Director Ruben Fleischer and his team replicate the essence of the initial outing, introducing minor tweaks and new characters that inject a semblance of novelty without fundamentally altering the core experience. The inclusion of characters like the ditzy Madison and pacifist Berkeley stir the group's dynamic, while evolved zombies propose an unrealized depth to the antagonist landscape. Technical aspects, notable in its 4K UHD Blu-ray presentation, celebrate the genre's grotesque charm with crisp visuals and vehement audio that underscore the movie's spectacularly grim aesthetic. The sequel excels in its graphical fidelity and sound design, ensuring the visceral joy of zombie extermination is captured with an impeccable clarity that enhances the viewing experience.

    Contrarily, the film's reliance on established character arcs and comedic elements highlights a creative stagnation, mirroring the undead it portrays—a hunger for new territory, left unfulfilled. Despite this, "Zombieland: Double Tap" succeeds in delivering its brand of entertainment through a familiar yet engaging spectacle of splatter comedy. It revels in the recycling of its premise, leaning heavily on the strengths of its cast and the nostalgia of its audience for its predecessor. While it falters in innovation, it finds its footing in the provision of a reliably humorous, albeit predictable, continuation of its unique take on the zombie genre.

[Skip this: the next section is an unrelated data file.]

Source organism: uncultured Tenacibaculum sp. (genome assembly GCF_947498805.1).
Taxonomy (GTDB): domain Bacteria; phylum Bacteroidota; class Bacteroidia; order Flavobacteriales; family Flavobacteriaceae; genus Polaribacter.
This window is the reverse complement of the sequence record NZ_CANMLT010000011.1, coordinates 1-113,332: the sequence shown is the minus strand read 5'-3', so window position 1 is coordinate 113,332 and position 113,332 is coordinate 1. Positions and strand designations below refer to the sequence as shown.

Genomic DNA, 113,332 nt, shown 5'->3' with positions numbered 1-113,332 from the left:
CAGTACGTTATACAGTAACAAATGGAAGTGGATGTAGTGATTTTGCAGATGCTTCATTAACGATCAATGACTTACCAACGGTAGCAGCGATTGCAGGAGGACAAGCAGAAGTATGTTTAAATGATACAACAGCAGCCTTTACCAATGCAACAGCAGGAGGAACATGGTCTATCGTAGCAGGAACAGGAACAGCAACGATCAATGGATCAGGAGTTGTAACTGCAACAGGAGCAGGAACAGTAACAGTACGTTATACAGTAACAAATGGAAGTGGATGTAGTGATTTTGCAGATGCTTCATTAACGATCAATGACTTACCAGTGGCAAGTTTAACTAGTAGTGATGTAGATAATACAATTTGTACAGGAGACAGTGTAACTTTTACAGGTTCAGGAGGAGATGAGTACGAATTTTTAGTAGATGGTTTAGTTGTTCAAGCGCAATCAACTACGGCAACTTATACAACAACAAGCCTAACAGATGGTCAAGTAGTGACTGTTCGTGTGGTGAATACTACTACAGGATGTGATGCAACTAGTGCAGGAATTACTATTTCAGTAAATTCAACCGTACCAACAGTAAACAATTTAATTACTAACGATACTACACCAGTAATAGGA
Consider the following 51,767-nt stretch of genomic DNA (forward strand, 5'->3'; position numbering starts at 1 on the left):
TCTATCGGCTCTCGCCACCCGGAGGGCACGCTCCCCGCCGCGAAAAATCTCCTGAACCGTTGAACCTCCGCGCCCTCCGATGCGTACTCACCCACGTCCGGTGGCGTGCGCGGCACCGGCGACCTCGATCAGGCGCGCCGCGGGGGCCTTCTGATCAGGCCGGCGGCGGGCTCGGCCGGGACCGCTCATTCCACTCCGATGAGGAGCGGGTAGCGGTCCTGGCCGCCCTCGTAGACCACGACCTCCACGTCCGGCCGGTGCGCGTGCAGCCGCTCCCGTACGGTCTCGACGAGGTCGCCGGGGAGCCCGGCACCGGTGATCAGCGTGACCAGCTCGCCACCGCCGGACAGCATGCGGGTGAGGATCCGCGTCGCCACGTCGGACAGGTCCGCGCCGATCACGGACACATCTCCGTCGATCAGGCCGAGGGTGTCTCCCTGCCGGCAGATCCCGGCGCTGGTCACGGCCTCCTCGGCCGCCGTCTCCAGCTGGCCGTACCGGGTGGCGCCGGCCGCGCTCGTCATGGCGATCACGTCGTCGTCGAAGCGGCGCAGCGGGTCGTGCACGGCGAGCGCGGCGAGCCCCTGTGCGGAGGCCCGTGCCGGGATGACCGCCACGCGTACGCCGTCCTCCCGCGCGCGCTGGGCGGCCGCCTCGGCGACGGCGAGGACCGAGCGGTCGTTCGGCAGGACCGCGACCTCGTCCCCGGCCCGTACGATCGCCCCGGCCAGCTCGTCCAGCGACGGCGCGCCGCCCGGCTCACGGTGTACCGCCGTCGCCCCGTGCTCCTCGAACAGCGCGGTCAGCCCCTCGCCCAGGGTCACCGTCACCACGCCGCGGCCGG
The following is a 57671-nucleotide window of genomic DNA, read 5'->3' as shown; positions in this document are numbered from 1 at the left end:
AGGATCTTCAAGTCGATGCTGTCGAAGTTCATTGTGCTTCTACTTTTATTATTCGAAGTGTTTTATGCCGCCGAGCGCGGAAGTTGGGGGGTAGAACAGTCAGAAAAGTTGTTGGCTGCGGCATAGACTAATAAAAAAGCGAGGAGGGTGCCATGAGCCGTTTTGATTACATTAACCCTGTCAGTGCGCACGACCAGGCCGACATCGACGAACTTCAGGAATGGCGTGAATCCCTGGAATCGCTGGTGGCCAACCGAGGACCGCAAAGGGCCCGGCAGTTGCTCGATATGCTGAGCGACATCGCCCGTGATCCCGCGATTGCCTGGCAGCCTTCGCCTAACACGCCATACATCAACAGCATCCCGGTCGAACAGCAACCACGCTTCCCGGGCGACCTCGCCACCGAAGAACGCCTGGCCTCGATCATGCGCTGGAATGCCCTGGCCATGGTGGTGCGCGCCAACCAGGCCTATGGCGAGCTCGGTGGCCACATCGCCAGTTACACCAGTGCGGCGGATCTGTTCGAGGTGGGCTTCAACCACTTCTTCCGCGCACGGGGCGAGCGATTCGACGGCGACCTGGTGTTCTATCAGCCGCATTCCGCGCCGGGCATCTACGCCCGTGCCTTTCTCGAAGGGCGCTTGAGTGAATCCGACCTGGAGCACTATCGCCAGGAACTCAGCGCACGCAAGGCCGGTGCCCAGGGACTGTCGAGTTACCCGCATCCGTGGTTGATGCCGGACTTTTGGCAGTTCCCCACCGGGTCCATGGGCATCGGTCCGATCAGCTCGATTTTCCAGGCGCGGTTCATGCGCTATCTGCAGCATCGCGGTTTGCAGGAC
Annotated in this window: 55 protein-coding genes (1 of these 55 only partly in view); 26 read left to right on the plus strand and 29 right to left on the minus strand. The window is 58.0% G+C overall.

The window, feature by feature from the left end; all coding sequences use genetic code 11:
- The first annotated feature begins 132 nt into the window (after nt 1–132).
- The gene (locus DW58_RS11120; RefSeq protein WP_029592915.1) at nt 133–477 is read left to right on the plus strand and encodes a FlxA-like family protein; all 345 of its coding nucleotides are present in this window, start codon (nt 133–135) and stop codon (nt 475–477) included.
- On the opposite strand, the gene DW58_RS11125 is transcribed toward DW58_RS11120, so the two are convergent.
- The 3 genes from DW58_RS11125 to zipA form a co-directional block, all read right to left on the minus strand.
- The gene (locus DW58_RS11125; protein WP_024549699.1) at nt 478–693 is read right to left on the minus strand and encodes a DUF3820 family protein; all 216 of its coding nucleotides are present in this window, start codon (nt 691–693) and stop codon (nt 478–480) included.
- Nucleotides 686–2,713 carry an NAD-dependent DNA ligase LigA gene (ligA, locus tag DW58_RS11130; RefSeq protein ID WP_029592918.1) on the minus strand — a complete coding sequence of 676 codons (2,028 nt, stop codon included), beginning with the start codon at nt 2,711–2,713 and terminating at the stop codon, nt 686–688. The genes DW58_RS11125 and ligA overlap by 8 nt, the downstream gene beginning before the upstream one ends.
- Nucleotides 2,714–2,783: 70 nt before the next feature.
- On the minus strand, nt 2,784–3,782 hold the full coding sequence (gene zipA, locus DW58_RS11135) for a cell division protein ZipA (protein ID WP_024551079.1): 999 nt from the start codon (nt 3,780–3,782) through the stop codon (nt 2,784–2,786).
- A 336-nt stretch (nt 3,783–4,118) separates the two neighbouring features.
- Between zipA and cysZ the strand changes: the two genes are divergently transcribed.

Total: 84